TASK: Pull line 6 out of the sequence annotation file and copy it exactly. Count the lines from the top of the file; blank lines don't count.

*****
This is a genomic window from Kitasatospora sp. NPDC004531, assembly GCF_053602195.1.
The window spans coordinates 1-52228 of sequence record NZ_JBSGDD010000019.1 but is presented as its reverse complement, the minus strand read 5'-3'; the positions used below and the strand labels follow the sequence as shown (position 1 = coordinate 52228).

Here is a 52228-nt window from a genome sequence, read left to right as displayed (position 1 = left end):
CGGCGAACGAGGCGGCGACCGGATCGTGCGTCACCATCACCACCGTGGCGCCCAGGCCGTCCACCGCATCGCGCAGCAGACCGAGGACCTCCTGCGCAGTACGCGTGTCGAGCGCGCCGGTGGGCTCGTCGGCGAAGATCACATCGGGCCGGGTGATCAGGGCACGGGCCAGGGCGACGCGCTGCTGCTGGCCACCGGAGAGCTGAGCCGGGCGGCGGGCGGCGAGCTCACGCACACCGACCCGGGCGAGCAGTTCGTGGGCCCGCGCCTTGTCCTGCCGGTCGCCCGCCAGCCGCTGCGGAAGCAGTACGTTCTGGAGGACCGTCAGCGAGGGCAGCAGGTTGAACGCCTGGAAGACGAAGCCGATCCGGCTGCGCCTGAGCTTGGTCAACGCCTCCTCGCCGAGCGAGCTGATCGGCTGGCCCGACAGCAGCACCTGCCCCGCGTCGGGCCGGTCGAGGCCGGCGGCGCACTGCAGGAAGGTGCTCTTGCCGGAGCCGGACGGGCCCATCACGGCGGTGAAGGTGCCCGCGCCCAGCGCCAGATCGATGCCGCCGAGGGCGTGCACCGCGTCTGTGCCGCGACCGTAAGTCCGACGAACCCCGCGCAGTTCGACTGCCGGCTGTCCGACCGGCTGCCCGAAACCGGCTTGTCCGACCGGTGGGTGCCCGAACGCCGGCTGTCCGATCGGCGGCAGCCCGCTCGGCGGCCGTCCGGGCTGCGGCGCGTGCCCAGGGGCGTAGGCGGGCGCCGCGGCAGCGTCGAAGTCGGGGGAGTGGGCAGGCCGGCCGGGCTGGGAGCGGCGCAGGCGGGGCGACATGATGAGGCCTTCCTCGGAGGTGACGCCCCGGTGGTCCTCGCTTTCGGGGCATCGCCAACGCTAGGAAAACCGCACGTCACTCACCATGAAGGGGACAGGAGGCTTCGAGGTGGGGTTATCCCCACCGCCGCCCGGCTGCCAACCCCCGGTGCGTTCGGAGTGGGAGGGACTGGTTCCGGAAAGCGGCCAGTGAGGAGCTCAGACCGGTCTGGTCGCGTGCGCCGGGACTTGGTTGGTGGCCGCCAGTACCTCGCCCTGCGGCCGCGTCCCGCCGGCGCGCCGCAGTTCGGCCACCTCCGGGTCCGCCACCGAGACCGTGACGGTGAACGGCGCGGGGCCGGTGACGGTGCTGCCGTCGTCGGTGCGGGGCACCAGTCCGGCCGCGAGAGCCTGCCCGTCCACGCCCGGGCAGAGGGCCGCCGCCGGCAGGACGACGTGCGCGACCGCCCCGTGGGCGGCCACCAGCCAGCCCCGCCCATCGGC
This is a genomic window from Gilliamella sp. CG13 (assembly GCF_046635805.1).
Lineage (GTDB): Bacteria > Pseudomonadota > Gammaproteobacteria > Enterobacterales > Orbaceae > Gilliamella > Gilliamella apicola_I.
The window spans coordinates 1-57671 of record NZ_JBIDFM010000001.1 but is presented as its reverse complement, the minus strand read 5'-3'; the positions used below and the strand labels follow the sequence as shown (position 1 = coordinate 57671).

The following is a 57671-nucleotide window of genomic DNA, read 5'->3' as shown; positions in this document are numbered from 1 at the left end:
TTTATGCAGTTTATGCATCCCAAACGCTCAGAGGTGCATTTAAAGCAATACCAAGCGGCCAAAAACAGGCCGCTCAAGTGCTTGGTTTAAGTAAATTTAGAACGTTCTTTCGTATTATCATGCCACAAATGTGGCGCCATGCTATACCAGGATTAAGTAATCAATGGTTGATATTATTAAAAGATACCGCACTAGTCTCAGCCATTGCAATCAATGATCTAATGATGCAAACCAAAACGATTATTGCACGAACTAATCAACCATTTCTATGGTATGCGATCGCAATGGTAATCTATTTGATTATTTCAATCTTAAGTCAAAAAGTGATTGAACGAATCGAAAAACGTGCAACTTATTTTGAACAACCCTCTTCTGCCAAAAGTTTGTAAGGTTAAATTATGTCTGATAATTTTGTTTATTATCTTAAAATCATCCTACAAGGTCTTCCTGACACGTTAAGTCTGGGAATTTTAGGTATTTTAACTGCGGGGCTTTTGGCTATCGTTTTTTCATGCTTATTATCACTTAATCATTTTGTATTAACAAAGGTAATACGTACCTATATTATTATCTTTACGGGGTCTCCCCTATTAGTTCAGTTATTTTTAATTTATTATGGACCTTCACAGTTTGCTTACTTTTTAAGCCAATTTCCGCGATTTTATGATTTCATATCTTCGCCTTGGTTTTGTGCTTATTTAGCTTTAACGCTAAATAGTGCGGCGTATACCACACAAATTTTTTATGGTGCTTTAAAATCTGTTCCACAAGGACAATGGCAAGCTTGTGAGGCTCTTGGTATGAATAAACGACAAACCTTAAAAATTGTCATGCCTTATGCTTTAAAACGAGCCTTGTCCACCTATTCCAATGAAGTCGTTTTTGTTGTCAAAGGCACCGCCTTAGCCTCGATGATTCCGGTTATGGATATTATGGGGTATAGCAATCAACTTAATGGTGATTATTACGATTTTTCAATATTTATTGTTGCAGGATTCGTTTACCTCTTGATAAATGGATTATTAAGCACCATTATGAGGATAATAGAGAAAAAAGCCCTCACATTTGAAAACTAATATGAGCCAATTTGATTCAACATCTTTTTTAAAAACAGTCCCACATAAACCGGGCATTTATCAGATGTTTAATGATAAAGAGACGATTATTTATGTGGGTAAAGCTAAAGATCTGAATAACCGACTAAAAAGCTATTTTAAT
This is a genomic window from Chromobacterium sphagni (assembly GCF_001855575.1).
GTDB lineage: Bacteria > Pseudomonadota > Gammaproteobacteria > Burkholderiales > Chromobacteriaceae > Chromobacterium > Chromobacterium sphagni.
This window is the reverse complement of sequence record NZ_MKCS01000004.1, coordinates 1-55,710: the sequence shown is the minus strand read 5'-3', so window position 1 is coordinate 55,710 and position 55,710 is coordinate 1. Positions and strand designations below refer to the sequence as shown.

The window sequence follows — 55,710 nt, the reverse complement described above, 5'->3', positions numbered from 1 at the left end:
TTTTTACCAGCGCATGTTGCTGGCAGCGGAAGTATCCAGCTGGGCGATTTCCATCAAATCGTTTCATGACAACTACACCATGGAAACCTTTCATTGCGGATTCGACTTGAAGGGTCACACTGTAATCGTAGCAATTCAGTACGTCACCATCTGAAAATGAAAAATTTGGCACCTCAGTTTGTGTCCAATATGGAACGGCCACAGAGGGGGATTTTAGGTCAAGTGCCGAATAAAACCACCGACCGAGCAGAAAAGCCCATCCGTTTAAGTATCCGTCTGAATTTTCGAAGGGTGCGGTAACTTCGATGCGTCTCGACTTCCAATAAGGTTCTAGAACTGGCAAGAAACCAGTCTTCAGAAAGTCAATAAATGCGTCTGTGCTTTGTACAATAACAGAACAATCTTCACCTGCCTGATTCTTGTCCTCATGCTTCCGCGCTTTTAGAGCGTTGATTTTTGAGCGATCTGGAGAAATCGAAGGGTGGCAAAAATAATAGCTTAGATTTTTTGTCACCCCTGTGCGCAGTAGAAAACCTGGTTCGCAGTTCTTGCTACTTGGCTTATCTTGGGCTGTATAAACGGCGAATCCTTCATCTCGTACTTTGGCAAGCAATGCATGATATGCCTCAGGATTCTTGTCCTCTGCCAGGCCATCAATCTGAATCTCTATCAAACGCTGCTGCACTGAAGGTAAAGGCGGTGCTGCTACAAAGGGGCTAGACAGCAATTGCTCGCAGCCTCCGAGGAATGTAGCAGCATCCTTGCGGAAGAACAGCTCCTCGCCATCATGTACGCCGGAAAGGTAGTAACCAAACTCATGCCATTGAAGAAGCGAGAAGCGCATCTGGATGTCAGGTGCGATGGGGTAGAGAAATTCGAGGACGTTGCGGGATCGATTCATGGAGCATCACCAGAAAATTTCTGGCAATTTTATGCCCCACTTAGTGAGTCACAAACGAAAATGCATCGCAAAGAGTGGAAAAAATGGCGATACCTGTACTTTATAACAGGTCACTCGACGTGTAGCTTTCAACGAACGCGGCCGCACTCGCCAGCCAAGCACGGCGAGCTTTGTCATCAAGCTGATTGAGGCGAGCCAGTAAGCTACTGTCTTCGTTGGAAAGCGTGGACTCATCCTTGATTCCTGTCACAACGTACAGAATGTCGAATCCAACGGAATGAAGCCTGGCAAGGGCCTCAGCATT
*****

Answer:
Lineage (GTDB): Bacteria > Pseudomonadota > Gammaproteobacteria > Enterobacterales > Orbaceae > Gilliamella > Gilliamella apicola_I.